Last year Sean Ferguson provided an under-appreciated 41 tackles with three sacks and three hurries off the other end. He's graduated but it appears senior Shane McCardell is ready to finally tap into all that athleticism and really make plays in 2012. McCardell had a very good spring camp. He had to.
Because there is no mistaking what winter enrollee Denico Autry brings to this defense. He was a great pass rusher at 255 pounds at the juco level, and with more senior college muscle and instruction Autry can put the pressure on passers. Wilson has compared him to another juco defensive end who made his name chasing quarterbacks, Pernell McPhee.
"Denico has played junior college football and won a national championship. He has experience and knows how to win." Autry goes into preseason the alternate to McCardell; it will surprise none if the newer end has won a starting job by September. Though, much still depends on what Wilson really wants to do with Eulls on the other end as well as how Smith and Harris keep developing.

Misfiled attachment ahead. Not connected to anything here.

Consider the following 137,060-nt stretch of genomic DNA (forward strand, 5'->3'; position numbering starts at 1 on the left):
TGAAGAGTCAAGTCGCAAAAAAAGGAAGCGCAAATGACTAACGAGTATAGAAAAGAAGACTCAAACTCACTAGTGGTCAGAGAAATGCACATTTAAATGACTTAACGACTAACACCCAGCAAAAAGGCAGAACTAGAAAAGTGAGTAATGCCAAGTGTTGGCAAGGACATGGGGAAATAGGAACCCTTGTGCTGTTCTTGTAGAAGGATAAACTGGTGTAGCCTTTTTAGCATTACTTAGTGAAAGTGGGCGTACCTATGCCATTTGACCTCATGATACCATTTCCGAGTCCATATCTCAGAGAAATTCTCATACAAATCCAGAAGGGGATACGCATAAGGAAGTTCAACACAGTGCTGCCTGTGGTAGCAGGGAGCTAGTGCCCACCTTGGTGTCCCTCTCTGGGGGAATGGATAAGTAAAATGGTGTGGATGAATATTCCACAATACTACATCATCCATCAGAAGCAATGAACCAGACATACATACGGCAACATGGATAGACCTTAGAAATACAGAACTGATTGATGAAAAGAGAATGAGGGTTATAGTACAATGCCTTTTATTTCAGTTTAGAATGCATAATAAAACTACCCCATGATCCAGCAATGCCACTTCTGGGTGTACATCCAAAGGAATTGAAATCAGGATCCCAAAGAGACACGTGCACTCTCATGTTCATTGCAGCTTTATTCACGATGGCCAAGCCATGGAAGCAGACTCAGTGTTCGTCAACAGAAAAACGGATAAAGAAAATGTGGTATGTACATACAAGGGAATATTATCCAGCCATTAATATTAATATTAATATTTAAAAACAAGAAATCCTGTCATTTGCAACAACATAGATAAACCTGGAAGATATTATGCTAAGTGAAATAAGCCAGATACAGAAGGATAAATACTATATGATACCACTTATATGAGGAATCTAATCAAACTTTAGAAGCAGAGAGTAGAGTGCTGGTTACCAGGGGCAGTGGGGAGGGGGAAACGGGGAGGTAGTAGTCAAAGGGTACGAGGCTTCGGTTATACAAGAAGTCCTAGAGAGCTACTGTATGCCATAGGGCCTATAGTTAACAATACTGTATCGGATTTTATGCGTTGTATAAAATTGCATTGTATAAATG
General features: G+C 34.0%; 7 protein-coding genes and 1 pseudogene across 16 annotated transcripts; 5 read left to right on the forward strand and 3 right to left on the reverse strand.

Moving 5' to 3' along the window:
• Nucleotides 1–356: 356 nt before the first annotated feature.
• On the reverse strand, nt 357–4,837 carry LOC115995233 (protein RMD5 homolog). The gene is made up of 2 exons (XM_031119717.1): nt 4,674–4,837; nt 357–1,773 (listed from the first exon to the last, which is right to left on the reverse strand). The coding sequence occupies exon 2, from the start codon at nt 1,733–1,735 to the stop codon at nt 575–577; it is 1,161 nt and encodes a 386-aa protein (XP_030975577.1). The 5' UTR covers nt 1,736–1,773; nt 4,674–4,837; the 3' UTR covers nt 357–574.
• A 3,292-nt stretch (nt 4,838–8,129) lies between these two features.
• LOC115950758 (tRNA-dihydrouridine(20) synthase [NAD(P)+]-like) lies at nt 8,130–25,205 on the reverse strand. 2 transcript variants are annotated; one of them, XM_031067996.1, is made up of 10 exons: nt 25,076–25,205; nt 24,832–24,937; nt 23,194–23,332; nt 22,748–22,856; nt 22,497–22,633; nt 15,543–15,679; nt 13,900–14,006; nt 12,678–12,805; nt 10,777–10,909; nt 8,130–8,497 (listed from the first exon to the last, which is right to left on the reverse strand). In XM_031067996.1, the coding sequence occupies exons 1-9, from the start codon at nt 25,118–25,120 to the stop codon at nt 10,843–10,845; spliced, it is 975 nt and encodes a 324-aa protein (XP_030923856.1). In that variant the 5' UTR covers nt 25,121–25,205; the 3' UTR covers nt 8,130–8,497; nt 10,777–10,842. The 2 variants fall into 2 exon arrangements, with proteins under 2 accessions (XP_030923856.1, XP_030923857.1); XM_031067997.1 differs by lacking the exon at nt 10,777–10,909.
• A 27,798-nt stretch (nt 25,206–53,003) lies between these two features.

And this doesn't even allow for any of the five designated defensive linemen signed out of high school to jump right into the 2012 mix. Sure, he already has experienced depth all over, but "If we have a guy who as a true freshman who can play, then we have to find the right role for him to play," Wilson said.
So here in summer there is justified excitement in the defensive staff meeting room over the preseason outlook. More bodies, more talent, more experience, more of just plain everything is there to work with.
"But it's not just about talent," Wilson reminded. "We, as coaches, have to make it into a great team. We have to mix and match the right pieces so that we have the right guys in there at the right time."